Mr. Harrison suggested that the Committee should not concern itself at this time with a line by line consideration of the bill but should confine its discussion to general principles.

    1. Name of Organization. It was agreed that the organization established by legislation should be known as the "Commission on Atomic Energy."
    2. Compensation. With regard to members of the Commission it was felt that they should not receive a salary but rather a per diem so as to avoid making the positions susceptible to political pressure. With regard to the administrator and deputy administrator it was agreed that salaries should be on the order of $15,000 and $12,000 respectively.
    3. Composition. While it was agreed that no member should be named as a representative of any particular agency or interest, some divergence of view developed concerning the provision in the draft for two Army and two Navy officers out of a total of nine members. Dr. Bush favored a commission composed only of civilians, as did Dr. Conant; while General Royall pointed out that in view of the preponderance of the military aspect of this field and the greater likelihood of prompt Congressional action if this fact were reflected in the composition of the Commission, he felt that strong military representation was desirable. Mr. Harrison suggested that the military interest would probably be adequately protected by the existing provision for a Military Board plus a new proviso to the effect that the President should be empowered to turn this field over to the military in time of war or threatened emergency. General Groves expressed the view that it would be desirable to provide that some members should have military experience but not that such members necessarily serve as representatives of the Services.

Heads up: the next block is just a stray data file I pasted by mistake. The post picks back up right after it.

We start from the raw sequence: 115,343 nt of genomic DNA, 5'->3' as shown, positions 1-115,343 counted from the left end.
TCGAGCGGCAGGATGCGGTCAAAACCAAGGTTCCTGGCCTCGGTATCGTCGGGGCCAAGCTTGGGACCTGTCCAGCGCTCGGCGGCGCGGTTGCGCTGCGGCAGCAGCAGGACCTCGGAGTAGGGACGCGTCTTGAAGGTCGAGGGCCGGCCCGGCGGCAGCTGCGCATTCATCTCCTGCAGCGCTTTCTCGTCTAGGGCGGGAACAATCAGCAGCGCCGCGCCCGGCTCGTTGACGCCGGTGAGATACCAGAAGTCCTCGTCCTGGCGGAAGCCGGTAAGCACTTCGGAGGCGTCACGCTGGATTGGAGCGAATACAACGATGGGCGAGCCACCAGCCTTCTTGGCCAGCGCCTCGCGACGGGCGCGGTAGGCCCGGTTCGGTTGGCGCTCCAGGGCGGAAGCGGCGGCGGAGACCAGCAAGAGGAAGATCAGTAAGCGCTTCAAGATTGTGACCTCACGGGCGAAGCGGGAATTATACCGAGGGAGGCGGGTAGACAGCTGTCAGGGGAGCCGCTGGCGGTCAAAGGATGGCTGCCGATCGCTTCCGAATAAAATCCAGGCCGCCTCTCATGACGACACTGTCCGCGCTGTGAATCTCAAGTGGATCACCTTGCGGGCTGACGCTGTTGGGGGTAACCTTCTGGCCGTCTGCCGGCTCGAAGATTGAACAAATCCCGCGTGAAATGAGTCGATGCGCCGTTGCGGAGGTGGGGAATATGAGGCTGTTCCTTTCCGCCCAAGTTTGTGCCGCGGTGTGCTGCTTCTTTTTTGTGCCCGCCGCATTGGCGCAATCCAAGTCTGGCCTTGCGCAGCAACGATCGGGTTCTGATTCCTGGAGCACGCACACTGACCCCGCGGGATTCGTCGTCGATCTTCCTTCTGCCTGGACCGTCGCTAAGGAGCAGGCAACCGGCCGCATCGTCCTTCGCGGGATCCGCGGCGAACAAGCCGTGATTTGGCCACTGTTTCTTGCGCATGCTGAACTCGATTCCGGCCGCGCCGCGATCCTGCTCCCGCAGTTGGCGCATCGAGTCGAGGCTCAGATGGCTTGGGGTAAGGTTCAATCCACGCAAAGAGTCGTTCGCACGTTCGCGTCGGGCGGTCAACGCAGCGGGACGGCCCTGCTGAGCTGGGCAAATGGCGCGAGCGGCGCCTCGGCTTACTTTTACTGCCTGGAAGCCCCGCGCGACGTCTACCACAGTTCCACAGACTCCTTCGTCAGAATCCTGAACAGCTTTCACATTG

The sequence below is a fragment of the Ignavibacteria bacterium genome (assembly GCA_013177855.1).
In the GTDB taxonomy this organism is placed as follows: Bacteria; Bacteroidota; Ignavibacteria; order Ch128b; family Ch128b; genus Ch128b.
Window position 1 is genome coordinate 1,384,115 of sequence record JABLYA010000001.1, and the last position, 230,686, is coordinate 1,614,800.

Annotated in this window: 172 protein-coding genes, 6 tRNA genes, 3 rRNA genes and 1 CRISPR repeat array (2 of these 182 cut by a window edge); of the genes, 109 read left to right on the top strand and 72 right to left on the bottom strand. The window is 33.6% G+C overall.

4. Control Over Research in the Universities. Dr. Conant expressed concern about the sweeping powers given to the Commission over research. While he recognized the need for control of the material, he felt that it should be possible to devise some quantitative measure whereby university laboratories could use material and conduct experiments in this field without endangering national security while at the same time preserving considerable freedom to pursue basic research. Dr. Compton suggested that such a measure might be devised in terms of energy release. The Committee agreed that the bill should make some positive statement requiring the Commission to define some quantitative borderline. All agreed that the emphasis should be in the direction of freedom of research in universities to an extent not incompatible with national security
    5. Basic Research. Dr. Bush strongly urged that the bill should contain a positive statement of intent to the effect that the Commission should normally depend on the universities to carry forward the basic research program in this field. He pointed out that unless this were done the bill would be in direct conflict with his Foundation bill, and would be a serious deterrent to the healthy advance of fundamental knowledge in this field. The Committee was in general agreement with this view.